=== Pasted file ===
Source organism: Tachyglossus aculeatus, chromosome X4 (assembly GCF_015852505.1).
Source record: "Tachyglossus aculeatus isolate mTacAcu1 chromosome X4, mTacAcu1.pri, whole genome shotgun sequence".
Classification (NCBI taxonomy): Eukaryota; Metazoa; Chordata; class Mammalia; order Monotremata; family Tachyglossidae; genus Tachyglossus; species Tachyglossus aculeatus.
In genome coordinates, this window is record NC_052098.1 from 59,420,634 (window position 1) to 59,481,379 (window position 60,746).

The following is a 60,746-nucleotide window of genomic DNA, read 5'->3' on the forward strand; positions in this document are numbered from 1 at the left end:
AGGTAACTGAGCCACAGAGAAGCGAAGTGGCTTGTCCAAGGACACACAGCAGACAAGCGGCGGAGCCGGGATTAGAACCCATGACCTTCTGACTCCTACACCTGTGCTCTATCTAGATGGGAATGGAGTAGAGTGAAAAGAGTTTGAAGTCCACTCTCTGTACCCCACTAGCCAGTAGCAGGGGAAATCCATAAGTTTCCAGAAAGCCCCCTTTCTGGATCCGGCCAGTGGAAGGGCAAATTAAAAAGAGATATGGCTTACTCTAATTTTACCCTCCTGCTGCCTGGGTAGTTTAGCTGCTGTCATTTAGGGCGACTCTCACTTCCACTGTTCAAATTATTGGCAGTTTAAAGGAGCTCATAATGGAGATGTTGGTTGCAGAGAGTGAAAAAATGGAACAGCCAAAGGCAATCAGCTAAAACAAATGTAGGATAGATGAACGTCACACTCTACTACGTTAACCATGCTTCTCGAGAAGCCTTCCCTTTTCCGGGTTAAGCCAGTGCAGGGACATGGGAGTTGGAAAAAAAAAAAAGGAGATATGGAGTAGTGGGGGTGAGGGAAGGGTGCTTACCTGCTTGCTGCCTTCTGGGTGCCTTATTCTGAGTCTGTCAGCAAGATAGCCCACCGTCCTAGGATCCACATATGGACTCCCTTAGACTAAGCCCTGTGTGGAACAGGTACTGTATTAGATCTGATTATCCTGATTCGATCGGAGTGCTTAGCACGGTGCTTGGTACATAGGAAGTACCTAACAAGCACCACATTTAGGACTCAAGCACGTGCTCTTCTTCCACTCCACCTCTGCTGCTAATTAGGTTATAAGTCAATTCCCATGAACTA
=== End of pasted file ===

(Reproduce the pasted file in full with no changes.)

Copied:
Source organism: Tachyglossus aculeatus, chromosome X4 (assembly GCF_015852505.1).
Source record: "Tachyglossus aculeatus isolate mTacAcu1 chromosome X4, mTacAcu1.pri, whole genome shotgun sequence".
Classification (NCBI taxonomy): Eukaryota; Metazoa; Chordata; class Mammalia; order Monotremata; family Tachyglossidae; genus Tachyglossus; species Tachyglossus aculeatus.
In genome coordinates, this window is record NC_052098.1 from 59,420,634 (window position 1) to 59,481,379 (window position 60,746).

The following is a 60,746-nucleotide window of genomic DNA, read 5'->3' on the forward strand; positions in this document are numbered from 1 at the left end:
AGGTAACTGAGCCACAGAGAAGCGAAGTGGCTTGTCCAAGGACACACAGCAGACAAGCGGCGGAGCCGGGATTAGAACCCATGACCTTCTGACTCCTACACCTGTGCTCTATCTAGATGGGAATGGAGTAGAGTGAAAAGAGTTTGAAGTCCACTCTCTGTACCCCACTAGCCAGTAGCAGGGGAAATCCATAAGTTTCCAGAAAGCCCCCTTTCTGGATCCGGCCAGTGGAAGGGCAAATTAAAAAGAGATATGGCTTACTCTAATTTTACCCTCCTGCTGCCTGGGTAGTTTAGCTGCTGTCATTTAGGGCGACTCTCACTTCCACTGTTCAAATTATTGGCAGTTTAAAGGAGCTCATAATGGAGATGTTGGTTGCAGAGAGTGAAAAAATGGAACAGCCAAAGGCAATCAGCTAAAACAAATGTAGGATAGATGAACGTCACACTCTACTACGTTAACCATGCTTCTCGAGAAGCCTTCCCTTTTCCGGGTTAAGCCAGTGCAGGGACATGGGAGTTGGAAAAAAAAAAAAGGAGATATGGAGTAGTGGGGGTGAGGGAAGGGTGCTTACCTGCTTGCTGCCTTCTGGGTGCCTTATTCTGAGTCTGTCAGCAAGATAGCCCACCGTCCTAGGATCCACATATGGACTCCCTTAGACTAAGCCCTGTGTGGAACAGGTACTGTATTAGATCTGATTATCCTGATTCGATCGGAGTGCTTAGCACGGTGCTTGGTACATAGGAAGTACCTAACAAGCACCACATTTAGGACTCAAGCACGTGCTCTTCTTCCACTCCACCTCTGCTGCTAATTAGGTTATAAGTCAATTCCCATGAACTA